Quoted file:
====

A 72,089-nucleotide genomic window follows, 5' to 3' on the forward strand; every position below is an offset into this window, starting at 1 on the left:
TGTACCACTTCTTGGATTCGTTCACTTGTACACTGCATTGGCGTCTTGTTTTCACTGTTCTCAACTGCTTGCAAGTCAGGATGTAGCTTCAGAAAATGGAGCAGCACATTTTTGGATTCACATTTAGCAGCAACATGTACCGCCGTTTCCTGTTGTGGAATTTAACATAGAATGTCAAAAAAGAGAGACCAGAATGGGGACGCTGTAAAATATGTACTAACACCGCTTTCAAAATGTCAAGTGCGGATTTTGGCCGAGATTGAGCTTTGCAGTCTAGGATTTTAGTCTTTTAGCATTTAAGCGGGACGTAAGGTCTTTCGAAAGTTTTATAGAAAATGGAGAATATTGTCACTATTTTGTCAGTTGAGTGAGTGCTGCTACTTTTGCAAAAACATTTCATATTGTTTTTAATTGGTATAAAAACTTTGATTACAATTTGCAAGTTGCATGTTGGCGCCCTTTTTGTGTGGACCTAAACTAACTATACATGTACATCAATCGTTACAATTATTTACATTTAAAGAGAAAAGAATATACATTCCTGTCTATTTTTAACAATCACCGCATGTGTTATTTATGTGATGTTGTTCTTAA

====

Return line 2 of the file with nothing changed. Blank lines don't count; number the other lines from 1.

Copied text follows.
TGTACCACTTCTTGGATTCGTTCACTTGTACACTGCATTGGCGTCTTGTTTTCACTGTTCTCAACTGCTTGCAAGTCAGGATGTAGCTTCAGAAAATGGAGCAGCACATTTTTGGATTCACATTTAGCAGCAACATGTACCGCCGTTTCCTGTTGTGGAATTTAACATAGAATGTCAAAAAAGAGAGACCAGAATGGGGACGCTGTAAAATATGTACTAACACCGCTTTCAAAATGTCAAGTGCGGATTTTGGCCGAGATTGAGCTTTGCAGTCTAGGATTTTAGTCTTTTAGCATTTAAGCGGGACGTAAGGTCTTTCGAAAGTTTTATAGAAAATGGAGAATATTGTCACTATTTTGTCAGTTGAGTGAGTGCTGCTACTTTTGCAAAAACATTTCATATTGTTTTTAATTGGTATAAAAACTTTGATTACAATTTGCAAGTTGCATGTTGGCGCCCTTTTTGTGTGGACCTAAACTAACTATACATGTACATCAATCGTTACAATTATTTACATTTAAAGAGAAAAGAATATACATTCCTGTCTATTTTTAACAATCACCGCATGTGTTATTTATGTGATGTTGTTCTTAA